Digital banks have been welcomed by eager consumers thanks to a slew of advantages they provide. Some of these benefits include:
One of a digital bank’s key selling points is its convenience. Customers can bank anytime, anywhere, with their smart devices and computers, as long as they have access to the internet.
Customers need not make a physical appearance as they do at traditional banks to get their problems solved. The convenience is particularly enticing to digitally savvy consumers who are already used to taking things online.
Digital banks put their customers at the heart of what they do.
Instead of the product and medium approach taken by traditional banks, digital banks strive to be more relevant to their customers’ daily lives and offer banking services that accomplish that.
They are willing to engage in partnerships with a network of partners to ensure a smooth experience for their customers.
More Competitive Interest Rates and Fees
Digital banks are in a favourable position to offer more competitive interest rates to customers.
The absence of expensive overhead fees from physical branches and offices means that they can pass on the monetary savings in the form of better rates to clients and lower service fees.
During economic instability and times of high inflation, customers may be attracted to these higher rates and fees instead of what traditional banks offer.
Most traditional banks in Singapore have minimum initial deposit amounts for a new digital bank account and minimum balance requirements. These may deter younger groups of customers who have limited funds to deposit.
Since DFBs have no minimum deposit requirements, they may be a preferred option for the youth and low-income segments.
What Are the Benefits of Digital Banks for SMEs?
Digital banks are also increasingly accepted by SMEs in Singapore. SMEs can leverage on digital banks to achieve a few objectives, including obtaining financing or banking solutions to manage their non-core business activities.
Digital banks don’t just offer low fees to individual customers, but to businesses like SMEs as well. Competition in the market also means that SMEs can choose a digital bank that best fits their financial needs, such as one with low costs and fees.
Related Read: 3 Steps to Set Up a New Business in Singapore »
Enhanced Access to Capital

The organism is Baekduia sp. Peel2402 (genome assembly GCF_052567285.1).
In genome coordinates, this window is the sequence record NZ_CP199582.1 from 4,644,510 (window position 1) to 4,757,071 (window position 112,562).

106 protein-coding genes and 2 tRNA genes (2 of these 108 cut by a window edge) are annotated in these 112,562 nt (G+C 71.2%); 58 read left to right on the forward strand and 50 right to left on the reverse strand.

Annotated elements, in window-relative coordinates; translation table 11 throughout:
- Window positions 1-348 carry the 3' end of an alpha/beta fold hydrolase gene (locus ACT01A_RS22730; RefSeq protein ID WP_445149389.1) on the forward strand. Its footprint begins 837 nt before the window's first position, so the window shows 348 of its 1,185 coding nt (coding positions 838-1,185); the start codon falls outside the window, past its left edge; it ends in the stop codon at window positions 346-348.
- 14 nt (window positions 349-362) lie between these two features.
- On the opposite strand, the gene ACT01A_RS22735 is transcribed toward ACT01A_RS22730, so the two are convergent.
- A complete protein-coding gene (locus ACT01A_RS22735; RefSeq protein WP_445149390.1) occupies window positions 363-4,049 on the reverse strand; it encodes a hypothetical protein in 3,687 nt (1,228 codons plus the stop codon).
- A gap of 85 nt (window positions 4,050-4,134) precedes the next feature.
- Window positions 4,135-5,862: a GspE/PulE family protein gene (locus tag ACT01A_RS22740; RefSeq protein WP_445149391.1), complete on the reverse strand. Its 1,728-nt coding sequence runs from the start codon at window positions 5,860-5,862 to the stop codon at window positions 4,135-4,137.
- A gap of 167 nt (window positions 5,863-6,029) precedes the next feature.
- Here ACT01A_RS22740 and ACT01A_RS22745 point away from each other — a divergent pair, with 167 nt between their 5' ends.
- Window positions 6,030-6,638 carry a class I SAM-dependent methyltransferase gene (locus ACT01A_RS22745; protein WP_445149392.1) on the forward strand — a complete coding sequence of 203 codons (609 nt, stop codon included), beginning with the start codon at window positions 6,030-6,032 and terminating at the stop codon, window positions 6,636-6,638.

Getting capital to carry out different business activities, such as funding daily operations, the purchase of new equipment, and even the payment of employee salaries, has always been one key concern businesses face.
Digital banks offer another opportunity for companies to secure capital to finance their businesses. This way, SMEs can get the financing they require to grow their businesses.
What Are the Challenges Faced by Digital Banks?
Enabling factors aside, Singapore’s digital banks also face several challenges that must overcome. Apart from having to deal with competition from traditional banks, here are some problems that they have to grapple with:
During the height of the COVID-19 pandemic, economic uncertainty led to prudence on the regulatory front. Singapore was not spared, and the government delayed licensing for about 5 months.
As digital banking continues to grow and mature, it will not be surprising to see the government tightening regulations as well, which may pose a problem for future entrants.
The Pressure to Scale
New digital banks must achieve significant customer volume to be financially viable, and they must be able to do it quickly. They may feel the pressure to do so, considering the competition from traditional banks and from other digital banks.
Silver Generation Adoption
Singapore is a fast-ageing society, no thanks to our low birth rates. There is the view that the elderly may not be able to adapt to new technologies like digital banks that are designed for the digitally savvy youth generation.
Instead of worrying about elderly adoption, digital banks should see the older generation as an opportunity for silver tech. Given our ageing society, it will soon become a necessity for businesses to design for seniors.
Artificial intelligence and technology can support digital banks in introducing more inclusive ways for the elderly to bank.
They can make their banking solutions more accessible to all users by making more inclusive designs, accounting for age, the degree of digital literacy, and cognitive abilities.
Digital Banks Are Set for Growth
Digital banks in Singapore are poised for growth. Although the sector is growing increasingly competitive, it remains a success that has seen massive adoption not just in the city-state, but across Asia as well.